OK, this wasn’t the Brinks robbery, but, according to the officer who took the report, gym locker robberies are a big business these days, dozens in Northern Virginia every month. And while I was the sole victim for the $50 in cash that was in the wallet, credit card companies – and ultimately everyone who uses plastic – are co-victims on the fraudulent credit card purchases, assuming the merchants followed authorization procedures.

At least in theory, this case has the potential to be solved:

1)      Gold’s has cameras covering the front entrance to the gym and the feeds are retained for some period;

2)      In theory, one can’t enter the gym without scanning a membership card and, again in theory, the data are captured in Gold’s computer system.  God help the member whose credit card has expired or who forgets his card – a photo ID and stool sample are demanded;

3)      Target and Best Buy stores – I don’t know about Staples – at nearby Potomac Yards Shopping Center where the shopping spree took place have extensive CCTV systems that capture, again in theory, all transactions at the registers.

4)      And finally, the Burger King took place in the District of Colombia, which, at least in theory, opens the miscreants to charges of transporting stolen property across state line and interstate wire fraud.

So, images of purchasers – I know this from serving on a jury in a case involving Target a while back – can be linked to credit card transactions, then compared to images of people entering Gold’s and the computer scans of entrants membership cards.  And if TV cop shows are to be believed (OK, I’m a dreamer!) facial recognition programs can often match faces with names.

In the real world, of course nothing is quite that simple.

1)      Gold’s won’t – company policy privacy policy this time – release the front door feed to law enforcement without a subpoena. On one hand, we should be comforted that wives can’t cop feeds of folks entering a public gym with their paramours, but, golly, maybe they should center more on protecting members from thieves.

2)       Gold’s corporate spokesman David Reiseman denies this, but the person on the front desk in South Arlington stated that the system often fails to log in members entering when a staff member is working on the computer. My name didn’t appear on the printout provided to police for the time period of the theft, tho I scanned my card and heard a ‘beep’ acknowledging its acceptance.  But a lot of names were on the list.  Maybe one was the Gold’s Jesse James.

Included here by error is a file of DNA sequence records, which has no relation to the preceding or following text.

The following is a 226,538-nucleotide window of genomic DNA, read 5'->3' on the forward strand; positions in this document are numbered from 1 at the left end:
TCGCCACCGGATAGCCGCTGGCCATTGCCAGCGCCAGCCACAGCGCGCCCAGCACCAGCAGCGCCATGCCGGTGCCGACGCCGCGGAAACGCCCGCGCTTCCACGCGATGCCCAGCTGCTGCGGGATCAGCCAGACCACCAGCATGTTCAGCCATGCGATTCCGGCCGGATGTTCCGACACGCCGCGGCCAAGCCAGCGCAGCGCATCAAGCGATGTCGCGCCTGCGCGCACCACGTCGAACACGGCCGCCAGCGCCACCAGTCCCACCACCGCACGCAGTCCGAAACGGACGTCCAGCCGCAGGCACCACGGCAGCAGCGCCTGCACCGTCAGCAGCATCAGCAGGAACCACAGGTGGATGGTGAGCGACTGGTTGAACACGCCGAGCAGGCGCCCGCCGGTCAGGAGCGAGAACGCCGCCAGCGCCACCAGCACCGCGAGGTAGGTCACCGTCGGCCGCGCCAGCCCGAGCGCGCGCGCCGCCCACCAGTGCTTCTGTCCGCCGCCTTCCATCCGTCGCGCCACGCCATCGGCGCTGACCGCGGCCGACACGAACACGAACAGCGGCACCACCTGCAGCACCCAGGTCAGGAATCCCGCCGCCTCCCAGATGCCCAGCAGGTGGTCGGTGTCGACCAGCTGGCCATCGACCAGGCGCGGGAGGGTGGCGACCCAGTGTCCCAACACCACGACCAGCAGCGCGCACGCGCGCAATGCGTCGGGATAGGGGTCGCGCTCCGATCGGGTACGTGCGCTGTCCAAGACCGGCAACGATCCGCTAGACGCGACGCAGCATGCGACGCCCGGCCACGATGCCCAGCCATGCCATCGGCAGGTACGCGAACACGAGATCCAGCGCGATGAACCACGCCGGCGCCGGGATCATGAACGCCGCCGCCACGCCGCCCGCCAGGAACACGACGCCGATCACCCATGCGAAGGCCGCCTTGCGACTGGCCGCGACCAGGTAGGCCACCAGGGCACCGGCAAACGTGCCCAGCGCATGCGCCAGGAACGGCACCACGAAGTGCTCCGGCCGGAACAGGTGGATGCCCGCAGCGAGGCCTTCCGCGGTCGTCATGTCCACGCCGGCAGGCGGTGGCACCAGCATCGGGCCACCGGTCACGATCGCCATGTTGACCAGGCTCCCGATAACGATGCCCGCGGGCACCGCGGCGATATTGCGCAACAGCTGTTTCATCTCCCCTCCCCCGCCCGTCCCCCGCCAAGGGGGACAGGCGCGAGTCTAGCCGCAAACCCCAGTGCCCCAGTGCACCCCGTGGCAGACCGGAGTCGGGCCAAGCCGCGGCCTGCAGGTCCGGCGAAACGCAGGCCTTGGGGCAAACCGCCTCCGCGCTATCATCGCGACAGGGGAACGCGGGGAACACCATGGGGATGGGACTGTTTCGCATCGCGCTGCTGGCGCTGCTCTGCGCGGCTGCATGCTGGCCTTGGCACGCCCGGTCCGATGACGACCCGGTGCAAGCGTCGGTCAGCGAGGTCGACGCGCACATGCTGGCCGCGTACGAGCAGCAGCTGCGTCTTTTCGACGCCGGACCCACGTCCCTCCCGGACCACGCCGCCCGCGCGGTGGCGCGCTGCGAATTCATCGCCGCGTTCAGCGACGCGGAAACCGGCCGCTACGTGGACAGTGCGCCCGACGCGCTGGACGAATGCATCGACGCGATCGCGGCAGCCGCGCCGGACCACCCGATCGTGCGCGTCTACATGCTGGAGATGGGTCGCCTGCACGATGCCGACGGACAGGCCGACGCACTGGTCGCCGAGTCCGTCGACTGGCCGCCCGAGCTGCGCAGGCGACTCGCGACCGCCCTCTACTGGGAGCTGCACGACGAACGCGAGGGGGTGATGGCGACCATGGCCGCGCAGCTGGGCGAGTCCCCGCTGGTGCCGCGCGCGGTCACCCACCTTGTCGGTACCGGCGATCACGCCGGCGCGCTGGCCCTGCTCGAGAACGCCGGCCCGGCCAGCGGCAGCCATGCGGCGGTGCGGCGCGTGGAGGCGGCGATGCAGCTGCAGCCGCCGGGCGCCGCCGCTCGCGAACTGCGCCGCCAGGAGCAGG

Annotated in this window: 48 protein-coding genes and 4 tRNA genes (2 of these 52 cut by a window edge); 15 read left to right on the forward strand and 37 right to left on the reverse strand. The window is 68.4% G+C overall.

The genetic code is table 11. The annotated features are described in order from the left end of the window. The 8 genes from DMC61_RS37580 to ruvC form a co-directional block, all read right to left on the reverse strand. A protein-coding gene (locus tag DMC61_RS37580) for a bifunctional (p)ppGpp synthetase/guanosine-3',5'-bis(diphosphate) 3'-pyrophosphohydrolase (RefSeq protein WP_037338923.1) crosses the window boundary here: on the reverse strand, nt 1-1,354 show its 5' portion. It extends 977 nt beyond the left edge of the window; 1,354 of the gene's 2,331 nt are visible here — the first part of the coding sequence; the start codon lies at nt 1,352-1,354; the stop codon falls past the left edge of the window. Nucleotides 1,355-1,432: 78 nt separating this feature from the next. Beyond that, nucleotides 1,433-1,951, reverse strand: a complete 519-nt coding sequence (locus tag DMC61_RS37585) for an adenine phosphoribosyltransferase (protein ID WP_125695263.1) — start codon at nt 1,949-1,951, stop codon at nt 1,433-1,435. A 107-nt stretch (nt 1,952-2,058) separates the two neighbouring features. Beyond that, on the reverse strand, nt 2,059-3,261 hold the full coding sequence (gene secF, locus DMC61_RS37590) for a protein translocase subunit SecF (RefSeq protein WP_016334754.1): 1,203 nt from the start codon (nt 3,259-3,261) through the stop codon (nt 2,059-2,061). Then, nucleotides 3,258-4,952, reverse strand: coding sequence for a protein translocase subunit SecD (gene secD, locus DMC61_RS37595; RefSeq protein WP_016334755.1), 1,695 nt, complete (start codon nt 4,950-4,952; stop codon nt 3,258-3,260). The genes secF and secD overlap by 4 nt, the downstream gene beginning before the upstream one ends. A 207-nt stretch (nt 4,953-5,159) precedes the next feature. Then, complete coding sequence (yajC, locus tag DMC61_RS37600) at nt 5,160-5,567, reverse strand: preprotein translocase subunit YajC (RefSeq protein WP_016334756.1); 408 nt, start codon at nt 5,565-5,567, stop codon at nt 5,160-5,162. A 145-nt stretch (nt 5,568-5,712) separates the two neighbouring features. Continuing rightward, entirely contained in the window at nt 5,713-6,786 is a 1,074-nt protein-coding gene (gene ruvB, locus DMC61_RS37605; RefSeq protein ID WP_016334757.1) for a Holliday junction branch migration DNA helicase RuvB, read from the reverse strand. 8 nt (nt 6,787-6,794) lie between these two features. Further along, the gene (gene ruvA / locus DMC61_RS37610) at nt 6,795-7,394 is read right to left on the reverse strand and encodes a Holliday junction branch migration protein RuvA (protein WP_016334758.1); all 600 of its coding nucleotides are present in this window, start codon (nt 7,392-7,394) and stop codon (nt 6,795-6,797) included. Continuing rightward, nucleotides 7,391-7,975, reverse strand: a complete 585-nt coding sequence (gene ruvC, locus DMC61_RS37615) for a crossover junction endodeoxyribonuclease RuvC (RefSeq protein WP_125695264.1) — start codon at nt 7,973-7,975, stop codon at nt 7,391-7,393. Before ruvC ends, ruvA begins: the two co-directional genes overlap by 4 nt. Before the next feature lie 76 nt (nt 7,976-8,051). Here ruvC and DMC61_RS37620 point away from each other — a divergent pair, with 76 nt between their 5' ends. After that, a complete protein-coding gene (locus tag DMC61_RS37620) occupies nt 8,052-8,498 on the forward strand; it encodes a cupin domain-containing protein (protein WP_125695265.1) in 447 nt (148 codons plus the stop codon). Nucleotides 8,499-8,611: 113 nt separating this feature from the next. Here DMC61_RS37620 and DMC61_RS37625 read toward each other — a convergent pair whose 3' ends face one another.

3)      The stores where the stolen cards were used aren’t in Arlington County; three stores were major purchases took place are a mile away in Alexandria City, a fact that an Arlington officer who declined to take to report of additional fraudulent purchase at the crime report line (and declined to give his name) said ‘limited Arlington’s interest.’  Maybe, but county traffic cops will chase you across certainly county and, indeed, state lines if your inspection sticker is expired, provided you remain in their ‘line of sight.’ And on a clear day, you can see Potomac Yards from Arlington.

4)      The Feds? Face it, the culprit isn’t exactly Bernie Madoff, at least I don’t think it is, but I haven’t seen the video feeds…

Lessons learned

As they say on South Park, “We’ve learned a lot here today!”

1)      Gold’s cares very deeply about member’s privacy, but I’ll bet they’d deliver feeds to the cops in a New York minute if someone ripped off a tee shirt from them instead of a cash, credit cards and about 25 hours of billable time from me.

2)      Gold’s corporate warlords in Dallas express a somewhat higher opinion of their computer systems reliability and vastly different view of corporate policy than the ‘corporals with clipboards’ who deal with members on the ground.

3)      Gold’s really shouldn’t be selling Master Lock Company’s Fortress combination locks that dozens of web videos show how to ‘crack’ — open in under three minutes without tools – according to the police officer and confirmed by me with a 12-second Google search. 

4)      Gold’s South Arlington Manager Scott Reed deserves credit for doing something:  Undertaking to remove the dubious Fortress locks from his facility and from Gold’s as a whole.  Will he succeed or be told to put a lid on it because such moves violate our old friend, corporate policy? Only time will tell – and I really fear I’m not helping his career by sharing this.